Think about that. Senator Stumblebum looks into the camera and with steely resolve states that if re-elected she'll battle to get government spending under control. How? Simple, increase spending by slightly less than already planned, over the next decade, and call it a spending cut. She won't put it like that though. She'll tell you that under her plan spending at the Department of Bonkercockie will be reduced by a billion dollars a year. With a little luck, Senator Stumblebum will be a lobbyist long before the decade is up and she'll no longer have to dirty her hands running for office in order to get her dirty hands on other people's money.
She, and most likely the media source that provides you with this information, won't bother to mention that we don't have ten-year budgets. We have one-year budgets, at least in theory, we haven't actually operated under one since 2010. The one currently proposed is a product of the Republicrats, Depublicans don't support it and if it passed in its present form, Mr. Obama has made it clear he will veto it.
President Obama created the bipartisan Simpson-Bowles Commission in 2010 to study and make recommendations for fixing our financial problems. You may have noticed the federal government has maxed out its credit cards, but the issuer (themselves) keeps sending out new ones (to themselves).
The commission was originally a provision of a bipartisan law that would require Congress to vote up or down on the commission's recommendations since apparently Congress long ago lost its ability to compromise on virtually anything. The law didn't pass because some of the original Republicrat co-sponsors voted against it.
Mr. Obama decided to set up the commission by executive order. The commission came to the conclusion that if we were to plug enough loopholes and eliminate enough special favors and social engineering from the tax code we could lower everyone's taxes. Toss in some real spending cuts and entitlement reform and now we're getting somewhere. Mr. Obama, and Congress, stuck the report in a drawer and returned to job one, getting re-elected.
Mismanaging our money is not the only task the federal government excels in. No private entity can hope to match the government when it comes to creating rules and regulations. The Federal Register is the official record of all the rules and regulations you're supposed to follow if you have the good fortune to live in the USA.
If there was a board game called, "Life In a Free Country," in addition to the instructions on how to play the game there would be a multi-volume set of books containing all the Rules & Regs you need to follow in order to remain on the straight and narrow as prescribed by Congress and the 2,711,000 (more or less) non-military employees of the federal government.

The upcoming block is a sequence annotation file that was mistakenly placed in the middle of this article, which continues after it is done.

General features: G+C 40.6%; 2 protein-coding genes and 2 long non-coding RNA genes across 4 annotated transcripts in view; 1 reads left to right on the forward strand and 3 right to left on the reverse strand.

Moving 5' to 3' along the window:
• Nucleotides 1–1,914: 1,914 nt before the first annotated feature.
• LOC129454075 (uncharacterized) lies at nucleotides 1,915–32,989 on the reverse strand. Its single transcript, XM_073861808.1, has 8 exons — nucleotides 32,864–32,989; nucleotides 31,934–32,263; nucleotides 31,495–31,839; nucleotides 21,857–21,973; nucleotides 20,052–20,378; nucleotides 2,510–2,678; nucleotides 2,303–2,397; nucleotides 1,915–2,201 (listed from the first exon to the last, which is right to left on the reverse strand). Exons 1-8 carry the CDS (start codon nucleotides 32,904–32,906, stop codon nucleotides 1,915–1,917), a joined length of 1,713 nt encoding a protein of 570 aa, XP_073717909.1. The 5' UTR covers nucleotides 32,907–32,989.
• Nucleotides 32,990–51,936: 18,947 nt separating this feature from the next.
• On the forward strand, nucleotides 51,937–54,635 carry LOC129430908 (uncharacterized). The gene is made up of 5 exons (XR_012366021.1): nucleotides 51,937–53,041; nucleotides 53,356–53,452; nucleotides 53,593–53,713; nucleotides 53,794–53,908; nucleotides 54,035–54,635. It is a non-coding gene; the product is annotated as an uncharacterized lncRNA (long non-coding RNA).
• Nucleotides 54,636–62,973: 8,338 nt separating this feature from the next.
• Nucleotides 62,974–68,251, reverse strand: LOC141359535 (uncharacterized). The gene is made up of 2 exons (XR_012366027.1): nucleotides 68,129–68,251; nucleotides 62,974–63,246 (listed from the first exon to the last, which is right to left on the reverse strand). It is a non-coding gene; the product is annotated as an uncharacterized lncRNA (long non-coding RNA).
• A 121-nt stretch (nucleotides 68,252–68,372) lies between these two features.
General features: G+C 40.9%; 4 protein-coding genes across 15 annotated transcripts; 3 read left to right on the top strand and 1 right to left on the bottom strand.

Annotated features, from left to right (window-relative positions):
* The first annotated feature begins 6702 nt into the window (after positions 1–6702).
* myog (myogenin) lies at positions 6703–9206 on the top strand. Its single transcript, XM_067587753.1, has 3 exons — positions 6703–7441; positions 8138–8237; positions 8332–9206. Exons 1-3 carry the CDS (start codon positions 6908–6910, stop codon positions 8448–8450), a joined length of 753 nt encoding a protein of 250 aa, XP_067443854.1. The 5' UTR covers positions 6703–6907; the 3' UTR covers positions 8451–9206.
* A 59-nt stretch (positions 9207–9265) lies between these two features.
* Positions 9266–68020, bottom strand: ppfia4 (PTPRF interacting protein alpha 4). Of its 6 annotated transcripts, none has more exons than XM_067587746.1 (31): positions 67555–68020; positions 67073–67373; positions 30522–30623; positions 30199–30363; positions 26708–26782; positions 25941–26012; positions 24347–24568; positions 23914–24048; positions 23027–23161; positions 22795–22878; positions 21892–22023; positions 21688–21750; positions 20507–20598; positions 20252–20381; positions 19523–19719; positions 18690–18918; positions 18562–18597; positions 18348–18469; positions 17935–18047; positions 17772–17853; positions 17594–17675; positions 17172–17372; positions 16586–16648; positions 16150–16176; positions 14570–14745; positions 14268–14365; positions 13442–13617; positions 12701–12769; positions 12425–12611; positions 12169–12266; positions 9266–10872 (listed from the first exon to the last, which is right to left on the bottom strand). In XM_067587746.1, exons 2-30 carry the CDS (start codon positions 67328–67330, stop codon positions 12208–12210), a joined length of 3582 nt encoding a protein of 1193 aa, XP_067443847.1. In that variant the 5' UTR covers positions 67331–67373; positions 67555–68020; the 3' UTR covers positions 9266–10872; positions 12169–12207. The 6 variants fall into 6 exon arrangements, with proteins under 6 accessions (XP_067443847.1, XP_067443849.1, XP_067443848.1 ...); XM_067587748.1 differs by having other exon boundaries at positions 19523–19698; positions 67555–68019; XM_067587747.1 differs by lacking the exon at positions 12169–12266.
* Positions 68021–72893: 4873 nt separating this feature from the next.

I won't mention the roughly 800,000 (more or less) civilian employees of the defense department because I'm hoping, though I must admit I don't actually know (and how could I be sure), that they have more restrictions and are better watched, at least on paper, than the 2,711,000 (more or less) other Gubmint civilian employees, so I won't bring it up.
In reality, all the Rules & Regs would probably be contained on however many DVDs it takes to contain the 80,000 pages (definitely more, never less, new rules spawn faster than bunnies) of the Federal Register as the EPA would probably rule that they have the authority, under an obscure provision of the So Sue Us If You Don't Like It Act to prevent the use of so much paper in order to protect us from ourselves.
How on Earth did Congress find the time to write so many Rules & Regs? That's where the 2,711,000 (more or less) bureaucrats come in. Realizing that writing all those Rules & Regs themselves would be inefficient and detract from time on job one (see above), Congress passes legislation that authorizes the bureaucrats to create the Rules & Regs needed to put the brilliant ideas of their overlords into effect.
This practice helps to stimulate the economy by creating work for professional lobbyists who not only have to influence Congress but also the 2,711,000 (more or less) potential rule writers. Never let it be said that our fearless leaders can't hold their own when matched up against the folks that ran the Roman empire into the dirt.
Have an OK day.
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©2015 Mark Mehlmauer (The Flyoverland Crank)
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